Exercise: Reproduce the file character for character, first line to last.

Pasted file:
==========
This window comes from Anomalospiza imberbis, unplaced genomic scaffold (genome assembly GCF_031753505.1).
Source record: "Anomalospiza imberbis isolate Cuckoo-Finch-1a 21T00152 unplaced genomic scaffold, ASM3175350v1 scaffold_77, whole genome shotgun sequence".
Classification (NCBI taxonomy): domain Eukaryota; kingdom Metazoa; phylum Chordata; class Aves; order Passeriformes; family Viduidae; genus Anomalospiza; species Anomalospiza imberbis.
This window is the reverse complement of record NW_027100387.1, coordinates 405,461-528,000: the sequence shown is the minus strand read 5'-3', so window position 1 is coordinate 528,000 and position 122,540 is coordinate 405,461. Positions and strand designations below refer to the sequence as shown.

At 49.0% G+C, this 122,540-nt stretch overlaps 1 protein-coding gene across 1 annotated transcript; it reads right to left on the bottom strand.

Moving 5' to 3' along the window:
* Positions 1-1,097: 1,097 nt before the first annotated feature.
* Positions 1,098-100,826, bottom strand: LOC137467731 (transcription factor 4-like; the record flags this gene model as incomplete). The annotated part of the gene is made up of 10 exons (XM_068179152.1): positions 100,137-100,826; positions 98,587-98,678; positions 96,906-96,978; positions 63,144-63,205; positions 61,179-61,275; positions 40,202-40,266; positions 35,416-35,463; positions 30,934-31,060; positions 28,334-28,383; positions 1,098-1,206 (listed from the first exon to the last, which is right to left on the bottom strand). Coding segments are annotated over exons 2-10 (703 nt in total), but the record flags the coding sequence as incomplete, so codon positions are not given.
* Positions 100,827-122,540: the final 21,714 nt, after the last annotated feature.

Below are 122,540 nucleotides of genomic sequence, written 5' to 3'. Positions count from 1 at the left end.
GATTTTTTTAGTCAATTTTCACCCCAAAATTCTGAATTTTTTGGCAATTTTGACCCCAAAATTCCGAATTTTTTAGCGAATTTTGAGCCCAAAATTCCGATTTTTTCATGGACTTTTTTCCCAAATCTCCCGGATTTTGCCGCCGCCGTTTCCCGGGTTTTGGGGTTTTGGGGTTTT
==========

This window comes from Anomalospiza imberbis, unplaced genomic scaffold (genome assembly GCF_031753505.1).
Source record: "Anomalospiza imberbis isolate Cuckoo-Finch-1a 21T00152 unplaced genomic scaffold, ASM3175350v1 scaffold_77, whole genome shotgun sequence".
Classification (NCBI taxonomy): domain Eukaryota; kingdom Metazoa; phylum Chordata; class Aves; order Passeriformes; family Viduidae; genus Anomalospiza; species Anomalospiza imberbis.
This window is the reverse complement of record NW_027100387.1, coordinates 405,461-528,000: the sequence shown is the minus strand read 5'-3', so window position 1 is coordinate 528,000 and position 122,540 is coordinate 405,461. Positions and strand designations below refer to the sequence as shown.

At 49.0% G+C, this 122,540-nt stretch overlaps 1 protein-coding gene across 1 annotated transcript; it reads right to left on the bottom strand.

Moving 5' to 3' along the window:
* Positions 1-1,097: 1,097 nt before the first annotated feature.
* Positions 1,098-100,826, bottom strand: LOC137467731 (transcription factor 4-like; the record flags this gene model as incomplete). The annotated part of the gene is made up of 10 exons (XM_068179152.1): positions 100,137-100,826; positions 98,587-98,678; positions 96,906-96,978; positions 63,144-63,205; positions 61,179-61,275; positions 40,202-40,266; positions 35,416-35,463; positions 30,934-31,060; positions 28,334-28,383; positions 1,098-1,206 (listed from the first exon to the last, which is right to left on the bottom strand). Coding segments are annotated over exons 2-10 (703 nt in total), but the record flags the coding sequence as incomplete, so codon positions are not given.
* Positions 100,827-122,540: the final 21,714 nt, after the last annotated feature.

Below are 122,540 nucleotides of genomic sequence, written 5' to 3'. Positions count from 1 at the left end.
GATTTTTTTAGTCAATTTTCACCCCAAAATTCTGAATTTTTTGGCAATTTTGACCCCAAAATTCCGAATTTTTTAGCGAATTTTGAGCCCAAAATTCCGATTTTTTCATGGACTTTTTTCCCAAATCTCCCGGATTTTGCCGCCGCCGTTTCCCGGGTTTTGGGGTTTTGGGGTTTT